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The National Curriculum's Citizenship Course

By: Joanne Walker BA (hons) - Updated: 27 Dec 2012 | comments*Discuss
National Curriculum Gcse Citizenship

Although GCSE citizenship may be thought to be a test of how good a citizen a young person is, as with many academic interpretations of non-academic topics, the reality is far more prosaic. Pupils are expected to learn lots of topics and know how to interpret them in a way to pass exams.

Therefore, a child having a good knowledge of citizenship does not always follow that they themselves will be a good citizen. Like with vocational courses, examining a person’s ability to be something is virtually impossible and therefore the national curriculum syllabus is the closest teachers can get to making sure their pupils at the very least, know what it means to be good citizens.


Not all exam boards offer students the chance to do coursework as part of their GCSE in Citizenship but those that do are generally the more well-rounded courses. GCSE citizenship coursework can take many forms, but by far the most successful is when students are actually asked to write about their own experiences of helping as a good citizen.

This will usually be in the form of some sort of volunteering and the vast majority of students will have some experience they can draw on. This can be anything from voluntary babysitting to playing for a sports team and plenty in between. There will not be many students who do not have some practical experience they can draw on.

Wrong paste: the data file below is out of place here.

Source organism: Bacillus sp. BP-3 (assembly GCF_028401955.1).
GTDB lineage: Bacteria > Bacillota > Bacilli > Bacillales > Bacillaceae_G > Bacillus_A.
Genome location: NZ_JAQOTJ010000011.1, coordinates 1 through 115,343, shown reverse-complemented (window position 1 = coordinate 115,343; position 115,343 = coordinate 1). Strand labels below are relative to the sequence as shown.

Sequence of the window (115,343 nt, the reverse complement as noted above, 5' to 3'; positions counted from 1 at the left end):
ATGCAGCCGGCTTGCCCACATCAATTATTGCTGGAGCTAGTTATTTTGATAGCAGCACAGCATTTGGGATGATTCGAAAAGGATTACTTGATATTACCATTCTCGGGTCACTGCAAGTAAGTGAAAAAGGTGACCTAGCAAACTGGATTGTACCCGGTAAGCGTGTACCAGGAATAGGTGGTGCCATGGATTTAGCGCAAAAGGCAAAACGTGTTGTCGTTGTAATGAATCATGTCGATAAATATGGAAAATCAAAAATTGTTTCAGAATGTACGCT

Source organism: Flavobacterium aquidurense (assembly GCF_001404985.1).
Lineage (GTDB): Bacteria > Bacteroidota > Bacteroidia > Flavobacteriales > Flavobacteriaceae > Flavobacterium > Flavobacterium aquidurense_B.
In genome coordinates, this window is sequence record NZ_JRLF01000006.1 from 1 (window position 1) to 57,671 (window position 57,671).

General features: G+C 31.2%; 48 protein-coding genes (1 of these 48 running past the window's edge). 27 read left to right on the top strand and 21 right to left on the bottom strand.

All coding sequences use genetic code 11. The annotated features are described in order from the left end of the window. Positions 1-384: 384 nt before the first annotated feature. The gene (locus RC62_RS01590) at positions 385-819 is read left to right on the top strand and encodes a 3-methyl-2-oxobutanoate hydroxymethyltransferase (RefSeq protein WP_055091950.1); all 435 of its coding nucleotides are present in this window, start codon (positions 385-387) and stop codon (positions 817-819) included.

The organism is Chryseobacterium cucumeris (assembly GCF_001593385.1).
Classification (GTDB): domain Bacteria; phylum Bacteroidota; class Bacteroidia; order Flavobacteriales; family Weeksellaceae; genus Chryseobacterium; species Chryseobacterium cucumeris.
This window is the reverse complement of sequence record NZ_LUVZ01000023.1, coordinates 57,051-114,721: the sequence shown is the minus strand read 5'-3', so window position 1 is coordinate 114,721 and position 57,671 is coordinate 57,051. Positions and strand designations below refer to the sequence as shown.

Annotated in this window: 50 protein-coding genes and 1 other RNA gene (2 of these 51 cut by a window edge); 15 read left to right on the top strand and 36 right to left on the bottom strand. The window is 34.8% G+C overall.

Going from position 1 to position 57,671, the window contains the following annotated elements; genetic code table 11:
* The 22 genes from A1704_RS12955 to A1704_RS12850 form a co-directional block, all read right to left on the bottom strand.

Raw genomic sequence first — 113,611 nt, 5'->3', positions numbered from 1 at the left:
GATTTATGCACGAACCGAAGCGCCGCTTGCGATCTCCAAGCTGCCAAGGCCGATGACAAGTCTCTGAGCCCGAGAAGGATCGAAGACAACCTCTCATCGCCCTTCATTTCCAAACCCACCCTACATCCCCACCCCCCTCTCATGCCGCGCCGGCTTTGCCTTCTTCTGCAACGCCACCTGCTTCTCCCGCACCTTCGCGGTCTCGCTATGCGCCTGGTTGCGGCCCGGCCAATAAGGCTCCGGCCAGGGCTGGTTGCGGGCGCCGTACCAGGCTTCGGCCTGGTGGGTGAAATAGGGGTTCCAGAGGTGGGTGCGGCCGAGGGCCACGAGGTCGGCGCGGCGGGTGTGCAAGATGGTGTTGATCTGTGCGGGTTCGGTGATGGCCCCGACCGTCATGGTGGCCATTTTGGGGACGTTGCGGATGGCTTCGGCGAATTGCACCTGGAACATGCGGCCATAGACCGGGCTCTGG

This type of coursework has the advantage that it makes each student think about their volunteering and why they do it or did it. It may even make them want to do more work in the community and could encourage them and their friends to be far more pro-active about helping others and being a good citizen.


Most citizenship courses take this one step further and expect students to do some kind of practical coursework, whereby they actually carry out some work in the community. For the best students, this works well and they will come up with their own ideas for helping the community around them.

However, the weaker students will simply be going through the motions and will see no value from their coursework. This is where examining ‘what it means to be a good citizen’ becomes tricky. They will end up having to do community work they are not interested in and will help no-one. Therefore, the best courses are those where the teacher can inspire every student to make the very best of themselves.


Examinations are a different proposition altogether from coursework and all exam boards will expect students to sit a formal exam in citizenship. Again, the topics which can be found on the exam paper will vary from exam board to exam board but it is a certain bet that at some point in the exam. However it is worded, the pupil will be expected to demonstrate that they know what citizenship means and what it means to be a good citizen. The best candidates will be able to draw on practical examples and say how this proves the person was a good citizen, whereas weaker candidates will tend to churn out dictionary definitions they have learnt.

Every exam board is different but the above outline gives a good idea of how a citizenship course is delivered under the national curriculum. As with all subjects, a good teacher will make things better. However, the word of caution is that just because a young person scores an A in a GCSE, they are not automatically a good citizen, and we as a society should be wary of seeing this as an answer to some of society’s ills.

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